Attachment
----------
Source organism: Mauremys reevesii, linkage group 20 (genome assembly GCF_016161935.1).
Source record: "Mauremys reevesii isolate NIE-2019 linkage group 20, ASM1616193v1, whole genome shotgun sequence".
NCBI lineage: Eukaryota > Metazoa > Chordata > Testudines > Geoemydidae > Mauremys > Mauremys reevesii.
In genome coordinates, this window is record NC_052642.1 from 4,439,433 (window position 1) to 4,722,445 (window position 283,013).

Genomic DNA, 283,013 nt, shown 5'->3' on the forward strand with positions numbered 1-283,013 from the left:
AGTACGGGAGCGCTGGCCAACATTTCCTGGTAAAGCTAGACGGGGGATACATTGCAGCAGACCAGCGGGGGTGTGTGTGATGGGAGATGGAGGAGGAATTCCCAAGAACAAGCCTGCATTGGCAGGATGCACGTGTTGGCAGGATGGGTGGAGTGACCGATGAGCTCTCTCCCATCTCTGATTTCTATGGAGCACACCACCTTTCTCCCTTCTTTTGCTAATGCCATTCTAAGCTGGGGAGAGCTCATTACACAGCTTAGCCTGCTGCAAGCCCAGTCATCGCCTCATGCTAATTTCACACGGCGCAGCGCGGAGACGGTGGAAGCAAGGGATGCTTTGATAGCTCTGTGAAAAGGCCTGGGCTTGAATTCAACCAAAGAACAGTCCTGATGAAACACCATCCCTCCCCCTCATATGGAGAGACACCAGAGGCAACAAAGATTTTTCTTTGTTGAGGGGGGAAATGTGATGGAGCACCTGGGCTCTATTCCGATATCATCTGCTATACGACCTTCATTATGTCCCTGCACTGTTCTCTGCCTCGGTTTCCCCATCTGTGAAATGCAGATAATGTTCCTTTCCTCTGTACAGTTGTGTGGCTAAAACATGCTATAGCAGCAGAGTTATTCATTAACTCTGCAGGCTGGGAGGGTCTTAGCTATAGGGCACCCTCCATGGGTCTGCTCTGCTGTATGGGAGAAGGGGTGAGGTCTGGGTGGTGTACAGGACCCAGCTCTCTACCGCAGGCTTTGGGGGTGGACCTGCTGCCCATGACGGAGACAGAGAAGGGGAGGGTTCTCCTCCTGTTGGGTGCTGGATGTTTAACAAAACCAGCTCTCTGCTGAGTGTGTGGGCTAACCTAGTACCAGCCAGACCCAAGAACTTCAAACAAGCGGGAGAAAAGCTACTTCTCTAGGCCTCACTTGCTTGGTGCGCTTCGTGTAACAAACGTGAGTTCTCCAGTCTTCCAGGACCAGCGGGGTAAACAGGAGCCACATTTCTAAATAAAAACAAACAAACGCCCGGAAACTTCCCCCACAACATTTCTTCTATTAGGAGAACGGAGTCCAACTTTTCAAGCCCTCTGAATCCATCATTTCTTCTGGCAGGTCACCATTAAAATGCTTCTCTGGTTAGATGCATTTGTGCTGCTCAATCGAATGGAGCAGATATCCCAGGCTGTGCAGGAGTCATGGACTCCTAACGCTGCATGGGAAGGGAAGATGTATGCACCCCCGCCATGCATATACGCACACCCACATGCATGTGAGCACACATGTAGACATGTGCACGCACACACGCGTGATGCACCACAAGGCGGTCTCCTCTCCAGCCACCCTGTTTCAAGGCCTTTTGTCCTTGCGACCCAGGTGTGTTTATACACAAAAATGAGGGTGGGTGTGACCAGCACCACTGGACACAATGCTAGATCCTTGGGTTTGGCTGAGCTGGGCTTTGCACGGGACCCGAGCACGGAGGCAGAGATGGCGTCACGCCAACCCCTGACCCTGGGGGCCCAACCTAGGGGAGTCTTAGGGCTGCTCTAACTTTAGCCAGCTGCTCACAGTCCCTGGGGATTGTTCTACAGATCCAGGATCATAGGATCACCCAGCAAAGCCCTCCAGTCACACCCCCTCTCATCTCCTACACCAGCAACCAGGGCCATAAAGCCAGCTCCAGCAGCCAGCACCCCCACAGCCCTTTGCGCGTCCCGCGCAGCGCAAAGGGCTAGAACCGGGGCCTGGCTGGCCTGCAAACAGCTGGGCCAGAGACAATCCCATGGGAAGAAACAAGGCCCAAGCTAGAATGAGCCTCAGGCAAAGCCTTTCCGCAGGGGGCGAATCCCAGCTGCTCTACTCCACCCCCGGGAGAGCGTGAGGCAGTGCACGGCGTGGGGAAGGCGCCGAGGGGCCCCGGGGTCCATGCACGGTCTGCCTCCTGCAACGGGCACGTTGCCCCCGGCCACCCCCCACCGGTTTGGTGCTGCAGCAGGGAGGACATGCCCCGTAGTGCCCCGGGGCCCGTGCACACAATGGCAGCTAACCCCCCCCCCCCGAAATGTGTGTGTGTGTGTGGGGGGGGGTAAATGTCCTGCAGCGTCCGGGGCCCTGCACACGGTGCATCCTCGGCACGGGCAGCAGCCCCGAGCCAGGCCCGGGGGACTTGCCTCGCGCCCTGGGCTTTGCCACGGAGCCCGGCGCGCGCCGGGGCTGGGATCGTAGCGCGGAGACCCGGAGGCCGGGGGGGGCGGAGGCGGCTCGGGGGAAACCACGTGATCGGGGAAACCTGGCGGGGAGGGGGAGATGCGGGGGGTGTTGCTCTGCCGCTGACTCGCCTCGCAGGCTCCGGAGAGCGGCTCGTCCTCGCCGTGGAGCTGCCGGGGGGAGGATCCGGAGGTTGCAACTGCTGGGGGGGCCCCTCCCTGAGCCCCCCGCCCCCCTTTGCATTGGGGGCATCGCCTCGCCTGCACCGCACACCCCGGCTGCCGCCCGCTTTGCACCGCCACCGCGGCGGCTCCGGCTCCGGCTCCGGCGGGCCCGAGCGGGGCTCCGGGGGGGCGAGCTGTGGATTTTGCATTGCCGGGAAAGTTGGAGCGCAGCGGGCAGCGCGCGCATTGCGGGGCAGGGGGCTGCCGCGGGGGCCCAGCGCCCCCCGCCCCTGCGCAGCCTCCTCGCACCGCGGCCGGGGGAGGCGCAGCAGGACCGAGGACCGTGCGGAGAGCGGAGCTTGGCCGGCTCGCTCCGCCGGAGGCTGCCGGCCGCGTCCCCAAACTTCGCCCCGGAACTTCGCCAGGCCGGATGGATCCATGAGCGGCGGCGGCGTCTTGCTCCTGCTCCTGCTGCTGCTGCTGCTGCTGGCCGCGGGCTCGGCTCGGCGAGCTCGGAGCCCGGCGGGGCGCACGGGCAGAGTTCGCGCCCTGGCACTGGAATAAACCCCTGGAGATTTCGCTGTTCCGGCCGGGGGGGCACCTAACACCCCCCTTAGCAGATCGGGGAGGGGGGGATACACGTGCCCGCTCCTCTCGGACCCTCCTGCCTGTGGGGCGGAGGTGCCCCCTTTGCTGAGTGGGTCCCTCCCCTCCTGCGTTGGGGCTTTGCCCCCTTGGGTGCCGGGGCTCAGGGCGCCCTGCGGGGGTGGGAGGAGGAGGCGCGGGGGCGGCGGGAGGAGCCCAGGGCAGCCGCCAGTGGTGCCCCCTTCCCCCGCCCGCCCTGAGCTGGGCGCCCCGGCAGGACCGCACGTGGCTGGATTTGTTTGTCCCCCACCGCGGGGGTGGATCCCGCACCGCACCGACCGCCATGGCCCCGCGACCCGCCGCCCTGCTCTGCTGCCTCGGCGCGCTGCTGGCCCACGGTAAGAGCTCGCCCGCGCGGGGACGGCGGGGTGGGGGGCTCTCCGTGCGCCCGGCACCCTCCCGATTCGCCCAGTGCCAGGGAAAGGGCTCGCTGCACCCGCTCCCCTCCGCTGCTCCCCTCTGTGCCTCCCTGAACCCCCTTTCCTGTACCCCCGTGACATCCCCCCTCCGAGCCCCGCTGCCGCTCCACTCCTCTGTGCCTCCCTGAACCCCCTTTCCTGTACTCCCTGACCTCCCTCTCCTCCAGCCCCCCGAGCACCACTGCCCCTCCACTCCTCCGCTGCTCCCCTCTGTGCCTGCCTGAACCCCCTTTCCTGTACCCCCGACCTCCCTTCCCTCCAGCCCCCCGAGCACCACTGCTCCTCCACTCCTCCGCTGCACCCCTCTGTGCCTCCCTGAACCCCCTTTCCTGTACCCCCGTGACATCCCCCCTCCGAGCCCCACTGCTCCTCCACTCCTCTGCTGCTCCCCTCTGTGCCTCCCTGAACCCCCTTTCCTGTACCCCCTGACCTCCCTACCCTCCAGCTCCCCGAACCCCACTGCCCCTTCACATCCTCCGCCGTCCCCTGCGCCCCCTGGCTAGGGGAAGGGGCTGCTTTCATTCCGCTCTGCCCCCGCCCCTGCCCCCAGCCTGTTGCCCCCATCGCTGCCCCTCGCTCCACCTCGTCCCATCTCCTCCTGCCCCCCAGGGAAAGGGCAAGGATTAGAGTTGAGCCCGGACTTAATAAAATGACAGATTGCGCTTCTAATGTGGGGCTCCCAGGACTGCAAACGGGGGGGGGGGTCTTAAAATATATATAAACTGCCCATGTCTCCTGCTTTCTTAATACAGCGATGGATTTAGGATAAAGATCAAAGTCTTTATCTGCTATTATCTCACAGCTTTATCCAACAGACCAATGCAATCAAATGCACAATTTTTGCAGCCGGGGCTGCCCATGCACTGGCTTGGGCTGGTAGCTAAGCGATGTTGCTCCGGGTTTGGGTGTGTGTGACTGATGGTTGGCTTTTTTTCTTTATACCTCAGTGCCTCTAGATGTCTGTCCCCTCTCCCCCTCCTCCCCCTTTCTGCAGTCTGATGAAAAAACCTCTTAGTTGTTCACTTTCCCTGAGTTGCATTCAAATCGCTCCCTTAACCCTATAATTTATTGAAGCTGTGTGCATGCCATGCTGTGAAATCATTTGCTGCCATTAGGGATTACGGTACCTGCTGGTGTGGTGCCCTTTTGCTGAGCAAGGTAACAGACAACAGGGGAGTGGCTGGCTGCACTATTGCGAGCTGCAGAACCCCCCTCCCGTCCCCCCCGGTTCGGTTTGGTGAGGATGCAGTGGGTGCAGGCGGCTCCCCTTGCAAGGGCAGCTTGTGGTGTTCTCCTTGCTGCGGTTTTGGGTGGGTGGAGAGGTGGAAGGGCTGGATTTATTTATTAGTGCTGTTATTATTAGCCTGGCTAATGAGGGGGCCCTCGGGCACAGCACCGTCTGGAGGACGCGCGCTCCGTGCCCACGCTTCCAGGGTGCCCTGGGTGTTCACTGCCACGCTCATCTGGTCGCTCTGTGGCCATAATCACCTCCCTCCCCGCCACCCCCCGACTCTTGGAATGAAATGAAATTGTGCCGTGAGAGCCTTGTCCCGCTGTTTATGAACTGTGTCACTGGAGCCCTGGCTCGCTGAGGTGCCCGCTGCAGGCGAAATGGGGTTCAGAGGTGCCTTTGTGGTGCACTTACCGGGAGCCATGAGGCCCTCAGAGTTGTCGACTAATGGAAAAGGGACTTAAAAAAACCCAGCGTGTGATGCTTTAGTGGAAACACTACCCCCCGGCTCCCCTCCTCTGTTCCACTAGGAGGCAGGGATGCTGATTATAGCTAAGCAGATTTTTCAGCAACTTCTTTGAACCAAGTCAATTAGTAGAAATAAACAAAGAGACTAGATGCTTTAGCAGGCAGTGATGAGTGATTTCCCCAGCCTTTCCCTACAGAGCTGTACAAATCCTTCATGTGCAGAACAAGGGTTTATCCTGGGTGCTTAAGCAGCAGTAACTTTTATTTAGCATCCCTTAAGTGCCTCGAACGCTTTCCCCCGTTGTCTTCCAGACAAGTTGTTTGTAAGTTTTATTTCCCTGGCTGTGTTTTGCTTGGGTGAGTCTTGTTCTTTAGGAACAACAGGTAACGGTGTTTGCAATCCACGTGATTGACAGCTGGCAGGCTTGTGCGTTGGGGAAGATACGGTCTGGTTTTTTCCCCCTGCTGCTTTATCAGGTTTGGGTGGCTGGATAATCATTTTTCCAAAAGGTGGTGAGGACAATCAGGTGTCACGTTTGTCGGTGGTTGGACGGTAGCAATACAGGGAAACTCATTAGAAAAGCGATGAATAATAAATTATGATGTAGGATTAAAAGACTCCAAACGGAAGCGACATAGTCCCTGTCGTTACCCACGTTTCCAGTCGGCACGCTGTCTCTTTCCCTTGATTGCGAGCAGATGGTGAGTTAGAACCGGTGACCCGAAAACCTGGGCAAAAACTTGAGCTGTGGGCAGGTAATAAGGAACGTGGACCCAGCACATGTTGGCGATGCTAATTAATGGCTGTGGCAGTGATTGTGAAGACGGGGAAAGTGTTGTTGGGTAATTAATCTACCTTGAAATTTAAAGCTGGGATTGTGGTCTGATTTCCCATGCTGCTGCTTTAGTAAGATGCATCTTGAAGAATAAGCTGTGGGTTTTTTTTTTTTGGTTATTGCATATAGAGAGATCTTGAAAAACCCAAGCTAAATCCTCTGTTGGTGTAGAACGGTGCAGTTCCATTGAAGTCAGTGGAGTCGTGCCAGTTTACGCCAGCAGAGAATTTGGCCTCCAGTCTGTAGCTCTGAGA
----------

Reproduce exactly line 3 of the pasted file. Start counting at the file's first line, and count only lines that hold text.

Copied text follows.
NCBI lineage: Eukaryota > Metazoa > Chordata > Testudines > Geoemydidae > Mauremys > Mauremys reevesii.